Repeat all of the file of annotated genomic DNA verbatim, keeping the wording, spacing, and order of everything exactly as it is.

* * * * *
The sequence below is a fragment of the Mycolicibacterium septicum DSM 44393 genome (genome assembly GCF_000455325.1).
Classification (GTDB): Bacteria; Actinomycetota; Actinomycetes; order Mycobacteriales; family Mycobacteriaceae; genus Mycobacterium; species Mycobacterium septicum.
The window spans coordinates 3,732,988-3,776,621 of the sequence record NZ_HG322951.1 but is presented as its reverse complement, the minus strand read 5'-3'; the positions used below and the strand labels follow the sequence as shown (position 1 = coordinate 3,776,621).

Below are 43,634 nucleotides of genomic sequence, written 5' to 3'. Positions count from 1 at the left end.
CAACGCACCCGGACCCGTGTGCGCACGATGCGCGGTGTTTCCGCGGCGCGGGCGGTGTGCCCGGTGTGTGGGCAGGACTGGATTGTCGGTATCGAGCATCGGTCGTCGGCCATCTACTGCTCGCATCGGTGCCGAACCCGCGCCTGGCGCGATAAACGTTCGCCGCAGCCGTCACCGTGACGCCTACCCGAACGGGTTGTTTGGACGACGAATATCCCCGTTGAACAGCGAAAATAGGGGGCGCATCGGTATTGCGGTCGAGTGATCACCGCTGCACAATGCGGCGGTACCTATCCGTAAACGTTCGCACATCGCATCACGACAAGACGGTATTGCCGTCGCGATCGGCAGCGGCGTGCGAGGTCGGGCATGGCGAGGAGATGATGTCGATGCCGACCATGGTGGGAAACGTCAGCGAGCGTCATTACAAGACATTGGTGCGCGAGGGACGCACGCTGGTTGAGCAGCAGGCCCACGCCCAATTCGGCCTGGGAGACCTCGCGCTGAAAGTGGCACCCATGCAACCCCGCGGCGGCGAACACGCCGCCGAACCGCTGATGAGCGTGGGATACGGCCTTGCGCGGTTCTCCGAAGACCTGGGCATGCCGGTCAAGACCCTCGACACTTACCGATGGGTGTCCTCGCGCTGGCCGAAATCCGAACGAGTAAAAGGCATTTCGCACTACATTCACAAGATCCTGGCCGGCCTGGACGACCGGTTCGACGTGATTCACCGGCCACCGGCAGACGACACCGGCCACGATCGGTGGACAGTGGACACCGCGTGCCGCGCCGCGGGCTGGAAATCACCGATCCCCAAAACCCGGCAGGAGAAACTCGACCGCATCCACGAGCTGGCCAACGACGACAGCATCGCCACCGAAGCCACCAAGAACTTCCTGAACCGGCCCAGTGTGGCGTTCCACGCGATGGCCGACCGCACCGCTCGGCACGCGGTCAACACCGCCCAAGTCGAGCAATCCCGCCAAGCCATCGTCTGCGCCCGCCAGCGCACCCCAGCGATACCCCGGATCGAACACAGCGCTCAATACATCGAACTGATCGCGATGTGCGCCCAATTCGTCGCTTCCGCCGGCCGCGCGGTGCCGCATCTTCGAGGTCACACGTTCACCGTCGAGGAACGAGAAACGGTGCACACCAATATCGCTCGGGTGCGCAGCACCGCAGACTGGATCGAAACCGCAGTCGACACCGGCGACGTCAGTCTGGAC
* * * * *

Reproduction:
The sequence below is a fragment of the Mycolicibacterium septicum DSM 44393 genome (genome assembly GCF_000455325.1).
Classification (GTDB): Bacteria; Actinomycetota; Actinomycetes; order Mycobacteriales; family Mycobacteriaceae; genus Mycobacterium; species Mycobacterium septicum.
The window spans coordinates 3,732,988-3,776,621 of the sequence record NZ_HG322951.1 but is presented as its reverse complement, the minus strand read 5'-3'; the positions used below and the strand labels follow the sequence as shown (position 1 = coordinate 3,776,621).

Below are 43,634 nucleotides of genomic sequence, written 5' to 3'. Positions count from 1 at the left end.
CAACGCACCCGGACCCGTGTGCGCACGATGCGCGGTGTTTCCGCGGCGCGGGCGGTGTGCCCGGTGTGTGGGCAGGACTGGATTGTCGGTATCGAGCATCGGTCGTCGGCCATCTACTGCTCGCATCGGTGCCGAACCCGCGCCTGGCGCGATAAACGTTCGCCGCAGCCGTCACCGTGACGCCTACCCGAACGGGTTGTTTGGACGACGAATATCCCCGTTGAACAGCGAAAATAGGGGGCGCATCGGTATTGCGGTCGAGTGATCACCGCTGCACAATGCGGCGGTACCTATCCGTAAACGTTCGCACATCGCATCACGACAAGACGGTATTGCCGTCGCGATCGGCAGCGGCGTGCGAGGTCGGGCATGGCGAGGAGATGATGTCGATGCCGACCATGGTGGGAAACGTCAGCGAGCGTCATTACAAGACATTGGTGCGCGAGGGACGCACGCTGGTTGAGCAGCAGGCCCACGCCCAATTCGGCCTGGGAGACCTCGCGCTGAAAGTGGCACCCATGCAACCCCGCGGCGGCGAACACGCCGCCGAACCGCTGATGAGCGTGGGATACGGCCTTGCGCGGTTCTCCGAAGACCTGGGCATGCCGGTCAAGACCCTCGACACTTACCGATGGGTGTCCTCGCGCTGGCCGAAATCCGAACGAGTAAAAGGCATTTCGCACTACATTCACAAGATCCTGGCCGGCCTGGACGACCGGTTCGACGTGATTCACCGGCCACCGGCAGACGACACCGGCCACGATCGGTGGACAGTGGACACCGCGTGCCGCGCCGCGGGCTGGAAATCACCGATCCCCAAAACCCGGCAGGAGAAACTCGACCGCATCCACGAGCTGGCCAACGACGACAGCATCGCCACCGAAGCCACCAAGAACTTCCTGAACCGGCCCAGTGTGGCGTTCCACGCGATGGCCGACCGCACCGCTCGGCACGCGGTCAACACCGCCCAAGTCGAGCAATCCCGCCAAGCCATCGTCTGCGCCCGCCAGCGCACCCCAGCGATACCCCGGATCGAACACAGCGCTCAATACATCGAACTGATCGCGATGTGCGCCCAATTCGTCGCTTCCGCCGGCCGCGCGGTGCCGCATCTTCGAGGTCACACGTTCACCGTCGAGGAACGAGAAACGGTGCACACCAATATCGCTCGGGTGCGCAGCACCGCAGACTGGATCGAAACCGCAGTCGACACCGGCGACGTCAGTCTGGAC